July 28, 2021

Iceland is cutting working hours – with groundbreaking results

07.07.2021 – 08:18

More productivity
Iceland is cutting working hours – with groundbreaking results

Foto: Getty Images/ Travelpix Ltd

As part of an experiment, Iceland cut working hours for 2,500 workers. You can find out what remains of the attempt here.

In a trial in Iceland, 2,500 workers benefited from a shorter working week. A model for the future?

Weekly working hours have fallen on average since the middle of the last century: while after the Second World War it was around 48 hours, the classic working week is now 40 hours. Many think: that is still too much. In addition to working and satisfying human needs such as eating or sleeping, there is hardly any time for hobbies, social contacts and other things to do. A reduction in the 40-hour week is repeatedly demanded in Germany – Iceland has tried it. In a large-scale attempt Iceland cut working hours – with the same salary. The results show that there is actually another way.

Iceland cuts working hours – and increases productivity

2,500 people switched to the four-day week model in Iceland between 2015 and 2019, which corresponds to around one percent of the country’s working population. Instead of 40 hours, they only worked 35 or 36 hours a week, but their salary remained the same. In order to effectively reduce working hours, for example, meetings were shortened or unnecessary tasks were completely eliminated. The aim of the shorter working hours was not only to improve the work-life balance, but also to increase productivity.

The experiment has now ended two years ago and the responsible scientists have presented the results. According to Alda, an Icelandic organization for democracy and sustainability, the trial provides “groundbreaking evidence of the effectiveness of reducing working hours”. A shorter working week not only has positive effects on employees, but also on companies.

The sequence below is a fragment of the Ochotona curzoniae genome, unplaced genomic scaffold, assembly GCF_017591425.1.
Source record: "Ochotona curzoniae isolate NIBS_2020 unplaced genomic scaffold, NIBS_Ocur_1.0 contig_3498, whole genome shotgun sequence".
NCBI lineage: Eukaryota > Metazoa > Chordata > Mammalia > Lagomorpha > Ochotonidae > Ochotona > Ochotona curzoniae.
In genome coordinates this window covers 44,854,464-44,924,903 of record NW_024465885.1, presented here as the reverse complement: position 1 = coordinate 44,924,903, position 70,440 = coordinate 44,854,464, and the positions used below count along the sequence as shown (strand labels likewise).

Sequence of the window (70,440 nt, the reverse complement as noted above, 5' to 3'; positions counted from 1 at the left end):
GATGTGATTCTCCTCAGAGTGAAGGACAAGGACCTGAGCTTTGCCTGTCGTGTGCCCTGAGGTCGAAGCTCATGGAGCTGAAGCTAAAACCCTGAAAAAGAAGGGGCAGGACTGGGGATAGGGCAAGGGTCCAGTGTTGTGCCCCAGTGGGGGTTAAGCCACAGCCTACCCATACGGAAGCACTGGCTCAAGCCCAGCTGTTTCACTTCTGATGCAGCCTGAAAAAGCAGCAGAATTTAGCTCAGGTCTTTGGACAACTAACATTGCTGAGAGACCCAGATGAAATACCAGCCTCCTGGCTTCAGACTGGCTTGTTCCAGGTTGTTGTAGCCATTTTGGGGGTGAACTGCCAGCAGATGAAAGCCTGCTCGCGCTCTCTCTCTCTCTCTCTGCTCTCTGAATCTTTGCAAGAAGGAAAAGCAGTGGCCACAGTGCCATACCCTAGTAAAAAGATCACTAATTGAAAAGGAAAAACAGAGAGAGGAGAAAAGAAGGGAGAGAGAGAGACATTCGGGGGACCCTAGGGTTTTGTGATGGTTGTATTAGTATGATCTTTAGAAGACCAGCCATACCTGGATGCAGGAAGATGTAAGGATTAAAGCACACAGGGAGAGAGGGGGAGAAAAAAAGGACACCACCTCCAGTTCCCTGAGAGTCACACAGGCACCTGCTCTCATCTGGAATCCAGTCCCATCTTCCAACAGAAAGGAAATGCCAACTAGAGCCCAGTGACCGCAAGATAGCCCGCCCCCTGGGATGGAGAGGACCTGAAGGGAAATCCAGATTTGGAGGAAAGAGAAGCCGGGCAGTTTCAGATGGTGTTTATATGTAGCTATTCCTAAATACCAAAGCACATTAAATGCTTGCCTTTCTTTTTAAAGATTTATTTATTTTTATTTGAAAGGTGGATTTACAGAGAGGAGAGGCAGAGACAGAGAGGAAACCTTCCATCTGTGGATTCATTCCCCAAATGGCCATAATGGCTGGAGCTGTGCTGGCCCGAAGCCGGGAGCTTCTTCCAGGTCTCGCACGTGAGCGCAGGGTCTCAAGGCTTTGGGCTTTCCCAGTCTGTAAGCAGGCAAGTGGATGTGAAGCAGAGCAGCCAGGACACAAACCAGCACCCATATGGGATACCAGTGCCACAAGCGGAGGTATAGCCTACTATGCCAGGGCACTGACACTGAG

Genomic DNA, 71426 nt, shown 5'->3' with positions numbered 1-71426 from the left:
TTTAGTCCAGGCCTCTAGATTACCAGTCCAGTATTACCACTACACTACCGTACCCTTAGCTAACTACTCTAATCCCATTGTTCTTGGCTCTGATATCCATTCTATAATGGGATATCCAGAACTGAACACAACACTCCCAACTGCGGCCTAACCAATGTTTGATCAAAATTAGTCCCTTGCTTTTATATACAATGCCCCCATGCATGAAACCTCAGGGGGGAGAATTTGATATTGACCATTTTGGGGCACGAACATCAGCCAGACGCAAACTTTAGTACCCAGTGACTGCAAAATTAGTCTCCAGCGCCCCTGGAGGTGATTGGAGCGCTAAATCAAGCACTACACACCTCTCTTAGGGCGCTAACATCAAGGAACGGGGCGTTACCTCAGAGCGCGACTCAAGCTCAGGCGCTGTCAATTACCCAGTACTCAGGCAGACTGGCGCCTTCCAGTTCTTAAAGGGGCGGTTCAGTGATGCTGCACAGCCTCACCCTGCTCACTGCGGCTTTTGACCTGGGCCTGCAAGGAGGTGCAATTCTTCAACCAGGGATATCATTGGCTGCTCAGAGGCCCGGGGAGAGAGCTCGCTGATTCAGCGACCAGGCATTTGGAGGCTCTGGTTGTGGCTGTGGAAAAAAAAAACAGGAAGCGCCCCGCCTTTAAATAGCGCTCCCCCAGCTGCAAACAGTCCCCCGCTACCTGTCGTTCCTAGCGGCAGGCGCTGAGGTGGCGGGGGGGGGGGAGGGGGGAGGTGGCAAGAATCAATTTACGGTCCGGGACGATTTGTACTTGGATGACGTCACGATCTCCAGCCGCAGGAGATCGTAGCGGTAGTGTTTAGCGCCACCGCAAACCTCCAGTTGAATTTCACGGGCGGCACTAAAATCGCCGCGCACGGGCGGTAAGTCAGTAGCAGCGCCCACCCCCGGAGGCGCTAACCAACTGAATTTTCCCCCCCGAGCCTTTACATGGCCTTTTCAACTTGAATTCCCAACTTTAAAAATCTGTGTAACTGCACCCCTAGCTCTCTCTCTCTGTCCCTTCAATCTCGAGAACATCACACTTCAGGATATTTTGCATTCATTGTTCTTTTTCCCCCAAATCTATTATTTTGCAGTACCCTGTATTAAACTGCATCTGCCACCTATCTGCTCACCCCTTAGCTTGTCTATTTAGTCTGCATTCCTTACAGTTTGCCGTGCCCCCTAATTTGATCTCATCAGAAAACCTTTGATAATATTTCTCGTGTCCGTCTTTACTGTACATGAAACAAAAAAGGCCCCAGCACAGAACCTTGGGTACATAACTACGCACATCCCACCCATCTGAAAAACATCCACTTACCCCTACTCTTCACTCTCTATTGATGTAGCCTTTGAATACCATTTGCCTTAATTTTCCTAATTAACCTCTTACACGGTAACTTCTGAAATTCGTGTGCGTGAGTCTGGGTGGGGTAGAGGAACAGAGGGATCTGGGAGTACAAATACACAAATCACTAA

That happens when you cut working hours

According to the organization’s report, productivity and performance remained the same or even increased in most operations. The well-being of the employees also improved, they suffered less stress or burnout, were healthier and had a more balanced work-life balance.

And that’s not all: When the experiment officially ended, that in no way meant the end of the shorter working week. On the contrary: the Icelandic trade unions took the good results to heart. Today, according to the report, approximately 86 percent of the Icelandic population have reduced their working hours or have the right to reduce them.

Less working hours, the same salary: a future model?

Will the reduction in working hours also work for other countries – for example for Germany? Der Spiegel objects that it is unclear “how reliable the findings from Iceland are exactly”. It is questionable whether the experiment can be transferred to countries with a “more complex economic structure than Iceland”. Only one thing can help: try it out, just like Spain is doing: In Spain, 400 companies are currently testing the four-day week.

In Germany, the leader of the Left, Katja Kipping, also advocated the four-day week last year. Labor Minister Hubertus Heil also said that he could imagine the four-day week.

The full report on the study results can be found here: Going Public: Iceland’s Journey to a Shorter Working Week

Another suggestion that has been made time and again, especially since the corona pandemic, is the unconditional basic income: That speaks for it, that speaks against it. Will the future after Corona be any different? Find out why resilience is so important in our interview with resilience researcher Karim Fathi.

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